10/22/2012 09:40 pm ET Updated Dec 22, 2012

What the Hell Are You Doing Back in My Life?

As I write this, I'm living through my parents' obituaries. They're not dead; however, as both of them are in their mid-80's, they are ailing, to say the least. To back up, it's been 35 years since my parents were together as a couple. It's odd for me to even refer to my father and my mother in some plural reference. However, life happens and unfolds in baffling ways.

Unfortunately, this isn't a precursor to some homage to my parents and the inspirational lives they've led. Quite frankly, my parents have been a big pain in my ass since they split when I was 10. Big deal, right? Well, at the time, it was. This was in the 1970s. I know... so last century, so why bring up that baggage yet again? It does have some relevance to the shame I felt, at the time, in being the only one in my neighborhood AND Catholic parochial school who had to endure the scorn of friends, neighbors, teachers and frightfully frigid nuns. And all the novena's and forgiveness my dear mother prayed for breaking her marriage vows, wouldn't or couldn't put my broken family back together again.

My mother, to her credit, left my father. However, it didn't take more than an ink-stained divorce agreement before he fled. To be clear, he wasn't a deadbeat; however he left us with meager means. Mom re-entered the workforce, remarkably, with only her 60 words-per minute typing skills. As a secretary, which is what administrative assistants were called back in the day, my mother was able to provide for me and my three other teen siblings.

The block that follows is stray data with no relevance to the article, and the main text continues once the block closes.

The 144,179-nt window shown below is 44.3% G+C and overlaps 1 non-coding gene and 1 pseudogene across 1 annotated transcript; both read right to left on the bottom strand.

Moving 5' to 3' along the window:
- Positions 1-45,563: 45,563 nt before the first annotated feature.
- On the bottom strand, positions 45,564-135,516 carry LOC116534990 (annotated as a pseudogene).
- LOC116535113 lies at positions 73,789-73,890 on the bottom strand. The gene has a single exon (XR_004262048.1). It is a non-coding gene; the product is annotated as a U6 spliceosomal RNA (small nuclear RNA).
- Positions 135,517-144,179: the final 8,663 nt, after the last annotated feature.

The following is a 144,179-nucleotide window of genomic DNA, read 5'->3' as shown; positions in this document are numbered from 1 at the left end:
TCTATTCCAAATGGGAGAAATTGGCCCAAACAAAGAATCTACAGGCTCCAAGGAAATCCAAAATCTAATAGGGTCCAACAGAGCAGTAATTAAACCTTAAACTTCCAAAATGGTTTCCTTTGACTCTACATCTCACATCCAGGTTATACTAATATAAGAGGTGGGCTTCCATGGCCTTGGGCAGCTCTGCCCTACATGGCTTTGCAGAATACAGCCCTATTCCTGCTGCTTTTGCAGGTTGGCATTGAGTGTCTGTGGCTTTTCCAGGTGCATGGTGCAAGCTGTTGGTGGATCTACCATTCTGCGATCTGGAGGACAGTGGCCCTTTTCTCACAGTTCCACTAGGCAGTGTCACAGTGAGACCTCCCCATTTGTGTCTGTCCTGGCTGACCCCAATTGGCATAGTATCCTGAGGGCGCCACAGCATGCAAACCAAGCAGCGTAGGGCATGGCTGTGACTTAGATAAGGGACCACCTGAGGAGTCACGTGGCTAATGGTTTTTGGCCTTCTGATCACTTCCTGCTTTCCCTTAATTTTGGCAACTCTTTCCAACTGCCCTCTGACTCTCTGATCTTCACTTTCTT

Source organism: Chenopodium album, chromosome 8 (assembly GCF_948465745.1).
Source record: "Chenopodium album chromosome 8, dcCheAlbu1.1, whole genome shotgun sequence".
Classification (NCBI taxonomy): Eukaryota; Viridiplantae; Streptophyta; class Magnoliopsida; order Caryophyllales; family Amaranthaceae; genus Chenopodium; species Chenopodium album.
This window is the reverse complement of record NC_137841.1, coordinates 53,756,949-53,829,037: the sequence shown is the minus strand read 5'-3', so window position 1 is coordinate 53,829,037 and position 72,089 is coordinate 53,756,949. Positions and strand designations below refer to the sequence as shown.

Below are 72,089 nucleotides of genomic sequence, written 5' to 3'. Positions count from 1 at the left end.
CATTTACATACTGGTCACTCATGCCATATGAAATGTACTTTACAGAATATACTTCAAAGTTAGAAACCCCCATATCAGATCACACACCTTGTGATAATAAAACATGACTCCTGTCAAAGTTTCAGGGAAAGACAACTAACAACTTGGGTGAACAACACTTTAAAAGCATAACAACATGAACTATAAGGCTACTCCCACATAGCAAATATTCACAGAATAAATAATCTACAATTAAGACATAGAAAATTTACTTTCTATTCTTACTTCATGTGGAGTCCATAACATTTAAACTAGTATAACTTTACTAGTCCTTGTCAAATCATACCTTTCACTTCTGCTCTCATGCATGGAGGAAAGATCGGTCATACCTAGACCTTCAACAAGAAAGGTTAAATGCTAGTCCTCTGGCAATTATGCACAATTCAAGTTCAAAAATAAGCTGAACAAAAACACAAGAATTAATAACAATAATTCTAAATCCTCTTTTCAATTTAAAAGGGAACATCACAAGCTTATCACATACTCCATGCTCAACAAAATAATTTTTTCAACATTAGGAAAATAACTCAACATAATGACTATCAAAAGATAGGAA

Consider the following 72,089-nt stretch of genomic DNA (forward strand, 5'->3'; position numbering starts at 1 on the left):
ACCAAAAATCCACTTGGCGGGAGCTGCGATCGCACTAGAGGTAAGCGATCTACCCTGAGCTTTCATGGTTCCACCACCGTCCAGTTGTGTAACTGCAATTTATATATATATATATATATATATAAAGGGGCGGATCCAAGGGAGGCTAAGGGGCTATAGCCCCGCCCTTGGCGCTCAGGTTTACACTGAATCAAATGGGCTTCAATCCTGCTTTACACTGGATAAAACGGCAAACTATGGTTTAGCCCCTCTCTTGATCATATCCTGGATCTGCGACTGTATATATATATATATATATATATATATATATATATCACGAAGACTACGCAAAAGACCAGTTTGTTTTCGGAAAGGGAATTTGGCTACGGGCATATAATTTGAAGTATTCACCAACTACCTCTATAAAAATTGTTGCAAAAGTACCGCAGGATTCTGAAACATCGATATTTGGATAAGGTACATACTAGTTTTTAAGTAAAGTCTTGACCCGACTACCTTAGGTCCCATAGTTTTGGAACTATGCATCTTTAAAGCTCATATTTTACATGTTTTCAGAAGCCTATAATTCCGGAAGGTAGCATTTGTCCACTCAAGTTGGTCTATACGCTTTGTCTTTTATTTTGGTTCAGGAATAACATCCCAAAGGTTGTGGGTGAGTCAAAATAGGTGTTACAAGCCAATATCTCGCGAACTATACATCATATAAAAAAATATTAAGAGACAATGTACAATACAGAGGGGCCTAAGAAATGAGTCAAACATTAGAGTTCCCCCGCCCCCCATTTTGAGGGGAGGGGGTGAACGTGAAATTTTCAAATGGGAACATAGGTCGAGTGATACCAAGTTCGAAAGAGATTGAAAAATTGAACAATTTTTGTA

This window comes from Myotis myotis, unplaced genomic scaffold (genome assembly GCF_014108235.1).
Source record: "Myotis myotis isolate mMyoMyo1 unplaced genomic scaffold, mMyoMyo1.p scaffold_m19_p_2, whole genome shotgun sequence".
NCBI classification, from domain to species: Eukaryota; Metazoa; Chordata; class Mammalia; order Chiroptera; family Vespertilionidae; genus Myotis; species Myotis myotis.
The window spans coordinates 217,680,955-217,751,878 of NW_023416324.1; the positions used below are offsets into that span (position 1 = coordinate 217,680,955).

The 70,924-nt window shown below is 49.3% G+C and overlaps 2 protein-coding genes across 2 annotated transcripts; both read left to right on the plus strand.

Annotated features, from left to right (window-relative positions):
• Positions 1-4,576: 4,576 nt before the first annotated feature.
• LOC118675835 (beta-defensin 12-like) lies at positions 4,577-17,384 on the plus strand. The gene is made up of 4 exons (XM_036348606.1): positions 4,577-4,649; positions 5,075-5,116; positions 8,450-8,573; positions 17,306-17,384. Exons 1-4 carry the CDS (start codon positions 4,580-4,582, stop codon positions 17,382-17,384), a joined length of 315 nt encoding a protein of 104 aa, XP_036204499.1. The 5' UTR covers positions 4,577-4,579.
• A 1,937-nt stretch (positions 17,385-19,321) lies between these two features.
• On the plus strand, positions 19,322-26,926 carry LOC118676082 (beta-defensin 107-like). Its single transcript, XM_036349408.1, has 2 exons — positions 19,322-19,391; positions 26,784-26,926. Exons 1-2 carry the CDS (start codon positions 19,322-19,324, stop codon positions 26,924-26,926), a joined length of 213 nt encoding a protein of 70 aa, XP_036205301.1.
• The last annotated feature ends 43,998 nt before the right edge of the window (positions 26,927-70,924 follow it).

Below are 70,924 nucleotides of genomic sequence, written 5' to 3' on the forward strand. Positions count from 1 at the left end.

Years passed. Mom never remarried; however, my father did. As a young adult and through the decades, I maintained a formal relationship with my father and his second wife. They were a good match and I'll leave it at that. All my life, I've considered my mother my parent and the relationship with my father is as good as it can humanly get with both of us having limitations on the ability to express feeling and emotion.

Being the youngest child, I was, from the get-go, cast in the familial role of rebel, detached from the insanity and lunacy of my birth family around me. A gypsy at heart, I did indeed runaway at 16 and made my way clear across the country -- from the east coast to the west. Having lived in several cities since then, my life has settled, over time, although I remain non-complacent in the moment; always fantasizing about my next escape to a faraway place.

As I warned, this isn't about my parents; but as my therapist reminds me, it's about me! That said, I now live in New York City with my father living an hour north of me and my mother living miles and miles away. That would be in Queens, in the town I grew up in. I grapple with my life journey -- traveling to far away places -- yet ended up, in my 40s, right back at the starting point here in New York. And here is where the drama begins to unfold.

Four years ago, at 82, my father suffered a debilitating stroke that left him an invalid unable to care for himself in any way at all. His younger, devoted wife had been looking after him; however, in a twist of fate last year, she passed on. Upon her death, there was a maddening scramble, to say the least, as to the care of my father and the management of his finances and estate. savvy -- albeit stingy -- businessman, it turns out my dad had stockpiled a bit of cash in his lifetime. And in his own words, my father would always say where there's a will -- there's a relative! Funny right? Well not so much.

The stroke over time has left my dad with the inability to think on his own. He can no longer make decisions; yet he and his wife, years ago, had the foresight to do estate planning and identify the need for elder care. That said, the best laid plans... usually wind up in court. And, for my father and his welfare, this involved many relatives; related and not. To cut to the chase, we now have an independent court-appointed financial guardian to manage the money in my father's name to pay for his care. And I, the rebel and runaway, if you recall, have now become the legal guardian managing his health care. There is no glory in this; nor is there much to do in my newly assigned, court-appointed familial role.